(how to tell the biblical story in a way that makes a difference)

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Theological hermeneutics and the meaning of “Immanuel” Here’s another example of how a theological reading can drive a coach and horses through historical exegesis. At the heart of the “theological doctrine of the incarnation,” Adams writes, “is the union of the divine and human in Jesus the Messiah”. Keeping in mind Wright’s historical method and... (29th Apr. 2016 | 6 comments)
Adams, Wright, Barth, theology, history, time, eternity, and Paul’s letter to the Romans The fault line between theology and history is pervasive, persistent and profound. Samuel Adams argues in The Reality of God and Historical Method: Apocalyptic Theology in Conversation with N.T. Wright for a theological hermeneutics at the heart of which is the “apocalyptic event” of God’s self-... (28th Apr. 2016 | 8 comments)
Explicit and implicit christologies in Mark The explicit testimony concerning Jesus throughout Mark’s Gospel is that he is the beloved Son, empowered by the Spirit, who will serve the purposes of YHWH, who will suffer, who will be vindicated by his resurrection from the dead, and who will be seated at the right hand of YHWH, having received... (27th Apr. 2016 | 0 comments)
Can evangelicalism hitch the wagon of church and mission to the horse of historical narrative? The cluttered mega-chart below (click for an enlarged version) combines yesterday’s schematic overview of Samuel Adams’ concise and lucid summary of Wright’s account of the relation between theology and history with my earlier attempt to show how the narrative-historical method goes back to the... (22nd Apr. 2016 | 1 comment)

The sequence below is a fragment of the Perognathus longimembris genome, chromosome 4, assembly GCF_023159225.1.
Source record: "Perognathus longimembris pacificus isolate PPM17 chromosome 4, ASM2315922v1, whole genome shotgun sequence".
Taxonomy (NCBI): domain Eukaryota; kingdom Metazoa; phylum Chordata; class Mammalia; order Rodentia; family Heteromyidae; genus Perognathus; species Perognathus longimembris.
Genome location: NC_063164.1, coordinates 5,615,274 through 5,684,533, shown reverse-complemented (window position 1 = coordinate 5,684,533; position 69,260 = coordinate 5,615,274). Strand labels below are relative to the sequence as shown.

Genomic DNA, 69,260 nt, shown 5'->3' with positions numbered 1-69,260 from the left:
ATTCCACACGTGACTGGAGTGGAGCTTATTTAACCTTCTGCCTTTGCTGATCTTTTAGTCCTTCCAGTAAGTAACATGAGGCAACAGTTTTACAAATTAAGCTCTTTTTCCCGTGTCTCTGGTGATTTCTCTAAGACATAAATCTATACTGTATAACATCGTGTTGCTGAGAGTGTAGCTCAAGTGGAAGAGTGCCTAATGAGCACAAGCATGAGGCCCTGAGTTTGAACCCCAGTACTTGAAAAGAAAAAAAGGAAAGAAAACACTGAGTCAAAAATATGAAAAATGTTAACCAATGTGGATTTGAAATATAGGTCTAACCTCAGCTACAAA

Samuel Adams’ summary of Wright's argument about history and theology In The Reality of God and Historical Method: Apocalyptic Theology in Conversation with N.T. Wright Samuel V. Adams offers an inversion of Wright’s solution to the division between theology and history. Whereas Wright addresses the question of God from the side of history, Adams wants to consider... (21st Apr. 2016 | 2 comments)
In the shadow of Babel (a sermon) The last few weeks have been busy, and I’ve not had the time, or frankly the inclination, to blog. I haven’t posted a sermon before, and it’s perhaps a rather desperate measure, but I feel under some pressure to show that the narrative-historical approach can work in normal preaching-teaching... (5th Apr. 2016 | 3 comments)
Who is the founder of the narrative-historical hermeneutic? Craig got in touch with a couple of questions. He wants to know, first, what P.OST stands for. That’s straightforward and not very exciting. I ran a “collaborative” site called Open Source Theology from about 2002 to 2009. It was associated with the self-consciously postmodern rethinking that went... (16th Mar. 2016 | 1 comment)
How (and why) church planters should tell their story I’ve been preparing some material for a workshop on Theology and Future Church for a group of church planters, and as often happens, my mind ran off in a rather impractical direction. But the point is this. Too often practitioners look for a theology that will directly support or enhance or defend... (3rd Mar. 2016 | 3 comments)
Heaven and the apocalyptic narrative Paula Gooder talked about heaven at a Theos event last night in London, with passion, verve, an impressive grasp of the details (the gentleman behind me was certainly impressed), and a robust determination not to let theological tradition get in the way of honest biblical interpretation.Her leading... (1st Mar. 2016 | 1 comment)
Markan christology debate I have been closely following recent exchanges among a set of notable scholars regarding Mark’s christology. All good stuff, a model of civilised online debate. On one side we have those who argue that in subtle, ambiguous, indirect, and covert ways Mark presents Jesus as a figure who in some... (24th Feb. 2016 | 15 comments)